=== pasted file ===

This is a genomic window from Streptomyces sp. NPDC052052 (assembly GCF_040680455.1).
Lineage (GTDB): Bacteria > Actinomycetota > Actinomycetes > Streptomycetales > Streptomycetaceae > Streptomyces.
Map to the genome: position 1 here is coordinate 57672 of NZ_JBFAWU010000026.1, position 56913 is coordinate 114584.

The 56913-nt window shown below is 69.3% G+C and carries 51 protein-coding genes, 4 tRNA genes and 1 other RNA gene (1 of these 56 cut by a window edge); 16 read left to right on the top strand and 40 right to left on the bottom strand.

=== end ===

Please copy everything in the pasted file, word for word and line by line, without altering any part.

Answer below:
This is a genomic window from Streptomyces sp. NPDC052052 (assembly GCF_040680455.1).
Lineage (GTDB): Bacteria > Actinomycetota > Actinomycetes > Streptomycetales > Streptomycetaceae > Streptomyces.
Map to the genome: position 1 here is coordinate 57672 of NZ_JBFAWU010000026.1, position 56913 is coordinate 114584.

The 56913-nt window shown below is 69.3% G+C and carries 51 protein-coding genes, 4 tRNA genes and 1 other RNA gene (1 of these 56 cut by a window edge); 16 read left to right on the top strand and 40 right to left on the bottom strand.